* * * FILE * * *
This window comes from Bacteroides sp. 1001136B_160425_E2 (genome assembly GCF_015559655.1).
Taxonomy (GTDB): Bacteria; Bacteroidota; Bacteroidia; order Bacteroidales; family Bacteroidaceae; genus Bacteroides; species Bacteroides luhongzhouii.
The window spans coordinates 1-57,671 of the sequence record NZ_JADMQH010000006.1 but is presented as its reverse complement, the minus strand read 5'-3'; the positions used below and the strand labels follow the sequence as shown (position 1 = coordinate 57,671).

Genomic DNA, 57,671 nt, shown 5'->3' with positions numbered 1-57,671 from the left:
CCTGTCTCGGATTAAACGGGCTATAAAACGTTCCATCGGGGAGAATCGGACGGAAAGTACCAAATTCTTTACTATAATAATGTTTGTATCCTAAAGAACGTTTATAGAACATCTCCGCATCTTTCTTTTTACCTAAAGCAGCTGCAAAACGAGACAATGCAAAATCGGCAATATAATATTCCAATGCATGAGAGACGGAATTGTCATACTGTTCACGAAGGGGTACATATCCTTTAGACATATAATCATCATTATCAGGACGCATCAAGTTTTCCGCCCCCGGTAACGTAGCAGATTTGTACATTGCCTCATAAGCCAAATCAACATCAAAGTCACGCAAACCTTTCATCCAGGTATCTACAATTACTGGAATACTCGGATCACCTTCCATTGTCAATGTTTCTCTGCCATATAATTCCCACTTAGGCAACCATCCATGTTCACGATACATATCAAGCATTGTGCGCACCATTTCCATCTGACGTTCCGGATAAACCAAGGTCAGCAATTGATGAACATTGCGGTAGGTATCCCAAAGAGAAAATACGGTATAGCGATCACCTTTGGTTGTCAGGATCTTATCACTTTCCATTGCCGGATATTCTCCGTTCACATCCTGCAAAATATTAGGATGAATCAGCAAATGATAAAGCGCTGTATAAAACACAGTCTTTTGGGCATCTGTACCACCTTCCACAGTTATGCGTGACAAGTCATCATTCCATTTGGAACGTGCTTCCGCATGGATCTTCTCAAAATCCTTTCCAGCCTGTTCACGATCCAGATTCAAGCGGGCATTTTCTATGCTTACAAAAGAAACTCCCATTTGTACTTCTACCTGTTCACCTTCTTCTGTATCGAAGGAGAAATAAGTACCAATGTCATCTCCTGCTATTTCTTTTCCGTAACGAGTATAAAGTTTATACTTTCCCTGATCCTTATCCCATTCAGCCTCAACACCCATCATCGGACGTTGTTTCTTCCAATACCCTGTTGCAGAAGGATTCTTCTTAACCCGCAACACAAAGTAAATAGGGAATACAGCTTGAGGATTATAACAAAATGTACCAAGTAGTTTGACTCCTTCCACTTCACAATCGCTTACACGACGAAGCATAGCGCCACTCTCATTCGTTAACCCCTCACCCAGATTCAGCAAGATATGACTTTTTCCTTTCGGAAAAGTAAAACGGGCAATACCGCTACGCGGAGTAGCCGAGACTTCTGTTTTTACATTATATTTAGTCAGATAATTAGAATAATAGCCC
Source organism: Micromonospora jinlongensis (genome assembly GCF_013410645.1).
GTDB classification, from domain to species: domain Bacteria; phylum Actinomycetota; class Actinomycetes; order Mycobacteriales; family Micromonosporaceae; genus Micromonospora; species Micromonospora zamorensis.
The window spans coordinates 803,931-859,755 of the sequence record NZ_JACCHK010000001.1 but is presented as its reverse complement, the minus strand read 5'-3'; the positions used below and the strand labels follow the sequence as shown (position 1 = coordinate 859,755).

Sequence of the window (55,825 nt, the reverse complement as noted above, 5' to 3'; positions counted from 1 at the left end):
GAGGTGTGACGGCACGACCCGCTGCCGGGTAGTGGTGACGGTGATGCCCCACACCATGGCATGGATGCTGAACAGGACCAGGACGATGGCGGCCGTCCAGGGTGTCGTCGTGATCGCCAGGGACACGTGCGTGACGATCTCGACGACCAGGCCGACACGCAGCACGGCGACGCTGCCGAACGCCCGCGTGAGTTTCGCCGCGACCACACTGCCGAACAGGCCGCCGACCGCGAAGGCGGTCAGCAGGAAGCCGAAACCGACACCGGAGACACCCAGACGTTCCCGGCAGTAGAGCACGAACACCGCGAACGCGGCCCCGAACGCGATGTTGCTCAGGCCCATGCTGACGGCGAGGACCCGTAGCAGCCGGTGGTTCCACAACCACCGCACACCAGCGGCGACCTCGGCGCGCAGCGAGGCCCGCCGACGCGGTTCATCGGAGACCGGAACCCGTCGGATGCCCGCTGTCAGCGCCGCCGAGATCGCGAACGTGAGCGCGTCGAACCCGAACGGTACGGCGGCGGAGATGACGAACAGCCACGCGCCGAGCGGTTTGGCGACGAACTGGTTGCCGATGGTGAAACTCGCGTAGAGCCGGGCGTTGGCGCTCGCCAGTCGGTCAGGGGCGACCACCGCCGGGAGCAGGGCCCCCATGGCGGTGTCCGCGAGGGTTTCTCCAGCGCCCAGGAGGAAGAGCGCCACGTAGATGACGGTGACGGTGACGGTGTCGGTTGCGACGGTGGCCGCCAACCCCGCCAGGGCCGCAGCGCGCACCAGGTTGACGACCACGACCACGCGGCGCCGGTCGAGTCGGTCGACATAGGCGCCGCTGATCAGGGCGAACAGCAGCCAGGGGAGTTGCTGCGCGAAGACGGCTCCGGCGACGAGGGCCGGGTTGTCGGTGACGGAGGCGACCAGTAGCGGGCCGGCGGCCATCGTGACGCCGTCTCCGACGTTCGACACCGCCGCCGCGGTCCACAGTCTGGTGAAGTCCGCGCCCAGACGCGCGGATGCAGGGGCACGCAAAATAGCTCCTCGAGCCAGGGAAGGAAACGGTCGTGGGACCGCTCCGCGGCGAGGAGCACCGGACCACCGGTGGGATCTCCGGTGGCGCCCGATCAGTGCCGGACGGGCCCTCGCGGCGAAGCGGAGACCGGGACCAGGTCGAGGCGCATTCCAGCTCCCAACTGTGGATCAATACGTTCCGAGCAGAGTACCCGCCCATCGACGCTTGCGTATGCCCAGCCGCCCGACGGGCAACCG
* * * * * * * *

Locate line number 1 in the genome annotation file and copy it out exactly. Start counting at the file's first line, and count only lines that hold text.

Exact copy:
This window comes from Bacteroides sp. 1001136B_160425_E2 (genome assembly GCF_015559655.1).